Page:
Climate migrants need to be dealt with in a three-pronged approach: firstly, invest in resilient infrastructure in disaster-prone areas; secondly, regulate the migratory process; and lastly, develop a comprehensive legal framework that accommodates the needs and rights of climate migrants.
Ahead of the United Nations Climate Change Conference in Glasgow (COP26), the UN Intergovernmental Panel on Climate Change (IPCC) presented a report assessing the future of our planet. The report unequivocally and indisputably stated that human actions have contributed towards increasing temperatures which, in turn, has grave, unavoidable consequences.
In the years ahead, climate change will cause frequent floods, droughts, extreme weather events, rise in sea levels (causing coastal regions to sink), and salinisation of water, among other effects. As a result, large scale migration and displacement of communities are inevitable. Such forced migration can cause several problems, affecting economic growth and development through pressure on healthcare, food and education. Overpopulation of urban areas as a result of migration from coastal areas will eventually impact the food security, health security and other basic needs of people at large.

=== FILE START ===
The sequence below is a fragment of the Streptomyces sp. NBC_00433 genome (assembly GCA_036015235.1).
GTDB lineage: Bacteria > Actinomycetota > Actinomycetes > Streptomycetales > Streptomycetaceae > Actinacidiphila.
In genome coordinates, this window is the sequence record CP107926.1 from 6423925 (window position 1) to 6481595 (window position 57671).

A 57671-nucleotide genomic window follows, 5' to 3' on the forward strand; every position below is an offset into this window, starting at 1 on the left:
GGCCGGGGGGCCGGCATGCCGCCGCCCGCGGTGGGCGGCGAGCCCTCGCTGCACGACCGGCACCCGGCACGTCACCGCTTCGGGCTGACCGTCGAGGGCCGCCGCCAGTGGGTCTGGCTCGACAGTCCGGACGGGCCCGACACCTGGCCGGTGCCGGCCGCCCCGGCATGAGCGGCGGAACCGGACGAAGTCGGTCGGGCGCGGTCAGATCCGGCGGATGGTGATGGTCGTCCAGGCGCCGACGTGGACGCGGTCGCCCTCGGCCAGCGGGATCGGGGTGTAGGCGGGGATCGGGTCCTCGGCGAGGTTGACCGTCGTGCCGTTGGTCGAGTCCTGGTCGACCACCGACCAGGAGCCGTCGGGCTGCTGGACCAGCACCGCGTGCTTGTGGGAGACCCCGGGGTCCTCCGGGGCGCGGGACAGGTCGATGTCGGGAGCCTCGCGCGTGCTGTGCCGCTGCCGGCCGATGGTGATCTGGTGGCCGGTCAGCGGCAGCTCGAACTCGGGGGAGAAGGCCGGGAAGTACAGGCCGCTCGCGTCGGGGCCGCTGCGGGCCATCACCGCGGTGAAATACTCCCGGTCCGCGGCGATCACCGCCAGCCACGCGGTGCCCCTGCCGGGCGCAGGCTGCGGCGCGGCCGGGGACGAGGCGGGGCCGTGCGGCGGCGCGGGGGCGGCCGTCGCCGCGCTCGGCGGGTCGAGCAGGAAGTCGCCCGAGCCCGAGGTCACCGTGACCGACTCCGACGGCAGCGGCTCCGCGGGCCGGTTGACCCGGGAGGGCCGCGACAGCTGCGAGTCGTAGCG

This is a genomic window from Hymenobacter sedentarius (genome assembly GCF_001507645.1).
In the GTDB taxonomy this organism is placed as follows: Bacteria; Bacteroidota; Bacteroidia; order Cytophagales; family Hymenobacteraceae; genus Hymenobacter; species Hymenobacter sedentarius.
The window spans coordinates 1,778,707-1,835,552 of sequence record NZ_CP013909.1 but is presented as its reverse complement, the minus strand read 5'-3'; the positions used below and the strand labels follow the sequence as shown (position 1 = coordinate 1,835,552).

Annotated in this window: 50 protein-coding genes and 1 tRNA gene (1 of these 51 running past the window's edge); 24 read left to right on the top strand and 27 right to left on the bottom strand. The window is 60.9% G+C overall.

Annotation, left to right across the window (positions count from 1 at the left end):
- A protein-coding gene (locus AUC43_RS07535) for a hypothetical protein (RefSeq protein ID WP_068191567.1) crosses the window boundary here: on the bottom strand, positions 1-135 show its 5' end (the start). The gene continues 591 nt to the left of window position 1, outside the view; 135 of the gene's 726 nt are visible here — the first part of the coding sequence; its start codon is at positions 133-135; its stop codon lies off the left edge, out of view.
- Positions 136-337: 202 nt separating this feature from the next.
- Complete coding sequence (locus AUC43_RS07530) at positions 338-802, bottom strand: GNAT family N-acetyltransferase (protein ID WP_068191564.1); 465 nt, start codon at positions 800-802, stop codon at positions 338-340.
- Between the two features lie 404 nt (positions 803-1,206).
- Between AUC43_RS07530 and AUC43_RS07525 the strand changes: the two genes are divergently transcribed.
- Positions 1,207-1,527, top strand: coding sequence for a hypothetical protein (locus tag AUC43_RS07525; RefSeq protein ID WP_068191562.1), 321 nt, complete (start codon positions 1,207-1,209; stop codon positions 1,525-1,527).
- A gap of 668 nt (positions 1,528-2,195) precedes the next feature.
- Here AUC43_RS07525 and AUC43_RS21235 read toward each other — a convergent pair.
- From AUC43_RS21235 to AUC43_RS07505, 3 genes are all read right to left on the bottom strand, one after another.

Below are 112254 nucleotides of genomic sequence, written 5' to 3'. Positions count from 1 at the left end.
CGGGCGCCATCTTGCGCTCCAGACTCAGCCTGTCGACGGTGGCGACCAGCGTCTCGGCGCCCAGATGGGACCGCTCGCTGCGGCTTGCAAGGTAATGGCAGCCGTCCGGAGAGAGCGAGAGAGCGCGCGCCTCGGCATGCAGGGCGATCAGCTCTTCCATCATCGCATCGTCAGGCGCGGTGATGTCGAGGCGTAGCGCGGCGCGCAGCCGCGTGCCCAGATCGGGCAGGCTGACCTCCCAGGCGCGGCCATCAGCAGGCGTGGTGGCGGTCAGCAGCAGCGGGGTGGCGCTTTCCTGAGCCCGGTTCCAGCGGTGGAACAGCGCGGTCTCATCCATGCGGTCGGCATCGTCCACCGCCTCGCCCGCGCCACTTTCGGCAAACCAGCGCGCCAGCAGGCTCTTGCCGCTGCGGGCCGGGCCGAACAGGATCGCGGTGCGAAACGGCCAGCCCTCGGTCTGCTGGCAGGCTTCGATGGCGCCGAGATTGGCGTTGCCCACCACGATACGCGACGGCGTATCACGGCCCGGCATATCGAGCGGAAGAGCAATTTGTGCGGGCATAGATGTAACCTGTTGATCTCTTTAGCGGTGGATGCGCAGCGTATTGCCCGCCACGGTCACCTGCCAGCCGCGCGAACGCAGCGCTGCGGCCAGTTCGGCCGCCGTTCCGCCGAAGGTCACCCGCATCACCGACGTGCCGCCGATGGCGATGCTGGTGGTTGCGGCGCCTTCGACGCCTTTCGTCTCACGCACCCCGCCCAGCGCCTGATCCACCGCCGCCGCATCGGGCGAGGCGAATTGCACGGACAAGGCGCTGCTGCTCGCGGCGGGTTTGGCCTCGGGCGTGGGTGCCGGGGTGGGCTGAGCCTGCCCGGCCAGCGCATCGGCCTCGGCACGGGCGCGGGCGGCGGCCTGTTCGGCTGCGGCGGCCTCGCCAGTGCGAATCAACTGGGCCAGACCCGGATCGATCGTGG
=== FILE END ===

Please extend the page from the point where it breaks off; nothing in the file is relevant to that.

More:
The World Meteorological Organisation (WMO) has stated that the number of weather-related disasters around the world has increased five-fold over the past fifty years. In 2017 alone, the U.S. witnessed hurricanes Harvey, Maria and Irma. The financial losses caused by the three accounted for 35 percent of the total losses from the top 10 disasters that took place between 1970 and 2019.
All of these events create unlivable conditions, threatening food security, health and shelter – the three fundamental needs of human beings. This causes people to migrate and seek better living conditions.
Gaping Gap in International Law